2013 Able Muse Book Award
for her poetry manuscript
Selected by final judge, X.J. Kennedy
Coming soon from Able Muse Press - Spring/Summer 2014
(the contest winner, finalists and honorable mentions are listed here)
Jeredith Merrin is the author of two collections of poetry from The University of Chicago Press—Shift (1996, a finalist for Lambda Poetry Book Award that year) and Bat Ode (2001). She’s published a book of criticism, An Enabling Humility: Marianne Moore, Elizabeth Bishop and the Uses of Tradition (Rutgers UP, 1990). Her essays and reviews on Moore, Bishop, Randall Jarrell, Billy Collins, John Clare, Kenneth Koch and others have appeared in The Southern Review and elsewhere, and her poems may be found in such journals as The Hudson Review, Ploughshares, The Paris Review, Slate, Southern Poetry Review, The Southern Review, Virginia Quarterly Review, and The Yale Review.
Sample poems from Jeredith Merrin's Cup
The Resistant Reader in the Age of Memoir
In her book, she said the guiding principle
was guarding against irreparable losses;
she’d managed to live so as
to avoid any major cause of regret.
Anyone who’s done that, raise your hand:
you’re excused from this poem.
As for us who remain, let’s go around
the circle and list our regrets.
For the stuporous, self-evading hours.
For off-hand, wounding sarcasms.
For narcissistic hatred of the imperfect
body, which has hampered love.
For fatigued, five o’clock snapping
at the over-amped three-year-old.
For withholding, out of harbored
resentment, the whole-hearted response.
For everyday, ape-in-hierarchy,
lies of assent. . .
But maybe she meant larger,
one-time-only things avoided?
The sale of the family house, say,
an abortion, the laceration of divorce?
But what servility was kept with that house,
what cowardice clung to with the brave
delivery of the baby, what fear of darkness
retained with the long-lasting marriage?
(And is there a word for the regret
of having too few regrets?
There must be. In French?)
Remember that adolescent moment, poised
before first sex—with already,
how many regrets? Who knows the number
of planets where life might start over?
On one, an ocean with a new tide. Trees, maybe?
So beautiful. They grow and fall in one place,
never experiencing irreparable loss.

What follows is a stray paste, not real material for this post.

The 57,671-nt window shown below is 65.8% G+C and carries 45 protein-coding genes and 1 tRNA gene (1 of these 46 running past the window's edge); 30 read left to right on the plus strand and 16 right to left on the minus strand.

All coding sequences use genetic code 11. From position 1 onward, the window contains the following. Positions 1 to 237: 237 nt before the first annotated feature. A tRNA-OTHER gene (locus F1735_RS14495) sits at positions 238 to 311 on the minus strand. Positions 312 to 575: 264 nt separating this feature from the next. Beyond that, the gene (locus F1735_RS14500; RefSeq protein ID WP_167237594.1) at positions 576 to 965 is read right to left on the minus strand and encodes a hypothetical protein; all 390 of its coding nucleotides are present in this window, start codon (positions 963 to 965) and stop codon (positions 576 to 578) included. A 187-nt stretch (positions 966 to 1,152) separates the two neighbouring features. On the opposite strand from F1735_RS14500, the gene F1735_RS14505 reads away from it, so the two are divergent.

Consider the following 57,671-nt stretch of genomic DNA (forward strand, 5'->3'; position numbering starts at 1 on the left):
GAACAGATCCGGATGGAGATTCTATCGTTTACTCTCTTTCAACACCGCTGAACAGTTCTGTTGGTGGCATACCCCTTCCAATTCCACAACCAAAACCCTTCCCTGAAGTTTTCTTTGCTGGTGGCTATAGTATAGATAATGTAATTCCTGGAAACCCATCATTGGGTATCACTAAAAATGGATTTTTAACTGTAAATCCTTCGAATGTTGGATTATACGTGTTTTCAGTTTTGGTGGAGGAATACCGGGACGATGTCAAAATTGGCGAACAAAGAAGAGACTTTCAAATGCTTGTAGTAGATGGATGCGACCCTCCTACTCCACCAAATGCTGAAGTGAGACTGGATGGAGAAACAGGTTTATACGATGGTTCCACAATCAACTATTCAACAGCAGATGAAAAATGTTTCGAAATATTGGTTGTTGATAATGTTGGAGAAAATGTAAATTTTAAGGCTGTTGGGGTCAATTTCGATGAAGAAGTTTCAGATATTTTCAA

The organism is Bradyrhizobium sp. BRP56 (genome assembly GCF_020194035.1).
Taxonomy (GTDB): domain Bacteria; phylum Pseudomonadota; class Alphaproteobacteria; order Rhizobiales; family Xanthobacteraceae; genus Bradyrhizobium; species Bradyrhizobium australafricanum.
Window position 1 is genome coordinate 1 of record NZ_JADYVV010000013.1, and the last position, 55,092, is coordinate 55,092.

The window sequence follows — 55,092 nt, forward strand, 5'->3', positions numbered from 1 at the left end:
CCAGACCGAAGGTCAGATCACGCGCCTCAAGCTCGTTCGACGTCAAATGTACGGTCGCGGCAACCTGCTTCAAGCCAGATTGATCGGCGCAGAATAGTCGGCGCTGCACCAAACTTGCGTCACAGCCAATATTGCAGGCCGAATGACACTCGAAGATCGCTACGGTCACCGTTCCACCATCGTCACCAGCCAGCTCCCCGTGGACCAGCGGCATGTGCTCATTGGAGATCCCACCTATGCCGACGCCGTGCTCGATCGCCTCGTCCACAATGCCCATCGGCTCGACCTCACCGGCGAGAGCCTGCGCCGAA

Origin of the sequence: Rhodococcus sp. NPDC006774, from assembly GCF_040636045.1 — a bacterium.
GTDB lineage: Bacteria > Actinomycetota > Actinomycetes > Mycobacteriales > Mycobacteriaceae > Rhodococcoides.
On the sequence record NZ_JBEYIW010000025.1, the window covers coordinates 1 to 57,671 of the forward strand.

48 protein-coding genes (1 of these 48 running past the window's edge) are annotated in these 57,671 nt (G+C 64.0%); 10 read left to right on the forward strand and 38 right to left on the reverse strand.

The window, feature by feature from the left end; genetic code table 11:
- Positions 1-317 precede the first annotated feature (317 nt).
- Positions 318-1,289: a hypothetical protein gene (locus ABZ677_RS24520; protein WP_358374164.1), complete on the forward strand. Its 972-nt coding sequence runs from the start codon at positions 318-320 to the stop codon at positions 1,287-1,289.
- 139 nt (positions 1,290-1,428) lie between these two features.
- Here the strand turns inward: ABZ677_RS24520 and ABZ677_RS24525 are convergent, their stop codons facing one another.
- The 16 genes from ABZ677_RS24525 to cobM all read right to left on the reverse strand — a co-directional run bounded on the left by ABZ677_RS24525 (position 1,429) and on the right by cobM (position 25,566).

(previously published in Ploughshares, and reprinted in Poetry Daily)
Surfing the Pororoca
All this time unremembered, all this time repressed,
the suffering of childhood: the first openness and zest
that met with . . . what? Humiliations, slaps (with the best
of intentions, as our parents told themselves, lest
we grow “too big for our britches,” bad). For some, the worst,
all-out beatings, tortures, molestations never guessed
by outsiders, un-noticed or dismissed
by family members who’d been, themselves, oppressed,
and had remained en-mired, immured, inured. The nest
un-safe, yet you had to trust that you were loved, and so suppressed
your self-respecting rage, erased the memories of your past,
which means enacting the hurt on others: you must.
What if it rushed back, painful memory, now?
Annually, in Brazilian autumn, our spring,
where the mouth of the Amazon meets the Atlantic,
it arrives, the Pororoca, which is native Tupi for
“big roar.” A tall, up-river-rushing wave, or “tidal bore,”
a twelve-foot wall of water with the rumble of a train
that takes up full-grown trees, piranha, spiders, anaconda,
even local houses, jaguar . . . Swept up: father’s
out-of-nowhere jaguar anger, mother’s crushing anaconda envy,
spider-web shame. Uprooted: stupid, stupefying rules,
Forbidden Trees. Seen and known for what they were.
Release of held-back tears for the helpless child who was
yourself, for any child you hurt in turn, for years of blocked vitality.
It’s not for amateurs, it’s dangerous, you’ve never felt so free:
from around the world they come to surf this wave.
(previously published in The Yale Review)